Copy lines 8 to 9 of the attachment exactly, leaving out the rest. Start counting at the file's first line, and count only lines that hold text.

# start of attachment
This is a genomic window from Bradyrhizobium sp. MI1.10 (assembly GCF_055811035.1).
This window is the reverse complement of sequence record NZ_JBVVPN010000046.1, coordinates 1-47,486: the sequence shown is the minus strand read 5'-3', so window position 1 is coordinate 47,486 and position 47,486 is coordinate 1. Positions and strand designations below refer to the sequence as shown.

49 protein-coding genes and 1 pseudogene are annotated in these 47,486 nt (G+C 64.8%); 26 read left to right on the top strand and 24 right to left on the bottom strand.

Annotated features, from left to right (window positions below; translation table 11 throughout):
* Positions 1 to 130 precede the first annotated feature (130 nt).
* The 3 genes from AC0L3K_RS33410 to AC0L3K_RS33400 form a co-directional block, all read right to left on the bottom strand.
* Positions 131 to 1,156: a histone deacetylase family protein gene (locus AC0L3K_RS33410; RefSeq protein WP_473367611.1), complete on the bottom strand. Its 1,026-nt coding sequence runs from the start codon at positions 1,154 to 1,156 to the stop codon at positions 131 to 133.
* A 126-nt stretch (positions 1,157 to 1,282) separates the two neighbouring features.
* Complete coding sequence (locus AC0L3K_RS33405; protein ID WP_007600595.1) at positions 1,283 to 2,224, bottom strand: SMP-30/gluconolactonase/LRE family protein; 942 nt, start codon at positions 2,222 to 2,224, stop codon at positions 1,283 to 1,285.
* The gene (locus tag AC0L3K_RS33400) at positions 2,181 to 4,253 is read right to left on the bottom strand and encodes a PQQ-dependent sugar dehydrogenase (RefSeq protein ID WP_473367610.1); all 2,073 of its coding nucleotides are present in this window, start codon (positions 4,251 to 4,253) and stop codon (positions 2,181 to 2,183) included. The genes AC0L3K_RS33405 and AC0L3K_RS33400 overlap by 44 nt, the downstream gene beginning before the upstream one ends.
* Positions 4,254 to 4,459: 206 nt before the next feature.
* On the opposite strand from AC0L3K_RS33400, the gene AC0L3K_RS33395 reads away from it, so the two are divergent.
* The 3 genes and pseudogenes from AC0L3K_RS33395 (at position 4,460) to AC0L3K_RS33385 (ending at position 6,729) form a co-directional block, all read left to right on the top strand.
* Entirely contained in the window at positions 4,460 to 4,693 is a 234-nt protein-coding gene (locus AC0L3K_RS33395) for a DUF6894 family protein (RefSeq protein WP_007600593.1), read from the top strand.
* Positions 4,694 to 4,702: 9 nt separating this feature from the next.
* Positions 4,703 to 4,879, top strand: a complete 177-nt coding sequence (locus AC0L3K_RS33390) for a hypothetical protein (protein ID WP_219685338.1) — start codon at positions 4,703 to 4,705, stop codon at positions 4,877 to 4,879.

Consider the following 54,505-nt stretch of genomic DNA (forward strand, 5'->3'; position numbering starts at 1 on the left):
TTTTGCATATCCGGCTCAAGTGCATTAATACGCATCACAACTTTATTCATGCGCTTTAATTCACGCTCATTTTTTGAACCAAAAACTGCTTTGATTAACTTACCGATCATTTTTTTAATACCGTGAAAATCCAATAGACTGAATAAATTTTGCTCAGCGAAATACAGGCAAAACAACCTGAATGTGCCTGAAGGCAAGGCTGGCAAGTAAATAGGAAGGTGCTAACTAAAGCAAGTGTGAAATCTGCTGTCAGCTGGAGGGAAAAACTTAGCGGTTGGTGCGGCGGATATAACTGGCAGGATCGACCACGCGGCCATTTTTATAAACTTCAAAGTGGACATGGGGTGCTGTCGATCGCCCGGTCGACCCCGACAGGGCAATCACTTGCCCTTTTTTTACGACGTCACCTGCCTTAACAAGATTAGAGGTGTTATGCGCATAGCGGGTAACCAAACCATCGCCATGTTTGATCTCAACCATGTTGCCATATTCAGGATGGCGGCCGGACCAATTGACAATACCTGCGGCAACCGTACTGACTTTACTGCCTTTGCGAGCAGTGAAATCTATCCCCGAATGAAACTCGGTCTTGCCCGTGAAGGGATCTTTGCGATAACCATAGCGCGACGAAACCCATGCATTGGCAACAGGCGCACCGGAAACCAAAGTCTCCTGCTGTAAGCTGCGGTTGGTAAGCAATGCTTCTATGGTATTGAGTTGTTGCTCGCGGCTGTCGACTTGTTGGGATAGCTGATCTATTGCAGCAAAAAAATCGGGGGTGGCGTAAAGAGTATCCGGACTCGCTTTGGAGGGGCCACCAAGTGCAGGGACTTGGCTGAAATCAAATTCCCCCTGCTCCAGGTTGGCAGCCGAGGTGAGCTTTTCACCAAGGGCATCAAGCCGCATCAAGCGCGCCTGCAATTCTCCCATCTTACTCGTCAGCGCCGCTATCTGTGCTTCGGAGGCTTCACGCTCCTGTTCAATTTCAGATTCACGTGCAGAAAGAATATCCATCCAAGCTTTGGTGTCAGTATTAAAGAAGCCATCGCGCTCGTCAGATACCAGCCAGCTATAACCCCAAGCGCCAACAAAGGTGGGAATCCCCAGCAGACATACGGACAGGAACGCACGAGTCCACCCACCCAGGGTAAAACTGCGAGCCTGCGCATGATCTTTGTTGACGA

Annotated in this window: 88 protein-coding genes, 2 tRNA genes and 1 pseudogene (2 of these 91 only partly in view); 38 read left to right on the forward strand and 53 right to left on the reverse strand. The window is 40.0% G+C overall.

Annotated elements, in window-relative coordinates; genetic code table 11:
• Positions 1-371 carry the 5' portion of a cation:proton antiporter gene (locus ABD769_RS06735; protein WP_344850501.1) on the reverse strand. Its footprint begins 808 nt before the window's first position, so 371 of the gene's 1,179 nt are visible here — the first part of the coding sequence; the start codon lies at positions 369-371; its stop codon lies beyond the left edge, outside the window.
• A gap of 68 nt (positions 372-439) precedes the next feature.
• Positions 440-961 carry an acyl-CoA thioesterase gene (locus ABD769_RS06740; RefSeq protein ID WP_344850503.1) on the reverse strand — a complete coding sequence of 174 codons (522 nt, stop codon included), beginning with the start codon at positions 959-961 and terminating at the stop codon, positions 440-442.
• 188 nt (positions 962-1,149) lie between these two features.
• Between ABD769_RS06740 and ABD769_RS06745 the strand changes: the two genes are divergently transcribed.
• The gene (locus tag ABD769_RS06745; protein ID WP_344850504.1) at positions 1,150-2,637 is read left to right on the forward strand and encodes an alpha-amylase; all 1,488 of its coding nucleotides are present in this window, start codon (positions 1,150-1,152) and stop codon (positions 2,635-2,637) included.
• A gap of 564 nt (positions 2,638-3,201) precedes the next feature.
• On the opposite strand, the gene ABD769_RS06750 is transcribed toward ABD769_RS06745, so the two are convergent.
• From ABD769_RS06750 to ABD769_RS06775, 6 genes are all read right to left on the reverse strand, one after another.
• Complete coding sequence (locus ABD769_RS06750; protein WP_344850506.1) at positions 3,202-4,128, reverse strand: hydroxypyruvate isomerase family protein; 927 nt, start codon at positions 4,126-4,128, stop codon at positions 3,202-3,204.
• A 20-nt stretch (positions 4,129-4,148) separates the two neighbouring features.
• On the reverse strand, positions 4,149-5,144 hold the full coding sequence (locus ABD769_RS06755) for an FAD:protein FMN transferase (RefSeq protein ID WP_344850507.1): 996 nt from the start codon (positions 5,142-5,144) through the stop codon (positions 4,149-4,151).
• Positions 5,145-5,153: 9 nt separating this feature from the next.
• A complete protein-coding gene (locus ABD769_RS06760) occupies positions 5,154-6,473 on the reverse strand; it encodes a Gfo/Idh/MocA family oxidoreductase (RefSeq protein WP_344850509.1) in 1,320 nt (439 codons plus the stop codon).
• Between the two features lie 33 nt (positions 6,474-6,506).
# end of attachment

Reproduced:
* A 126-nt stretch (positions 1,157 to 1,282) separates the two neighbouring features.
* Complete coding sequence (locus AC0L3K_RS33405; protein ID WP_007600595.1) at positions 1,283 to 2,224, bottom strand: SMP-30/gluconolactonase/LRE family protein; 942 nt, start codon at positions 2,222 to 2,224, stop codon at positions 1,283 to 1,285.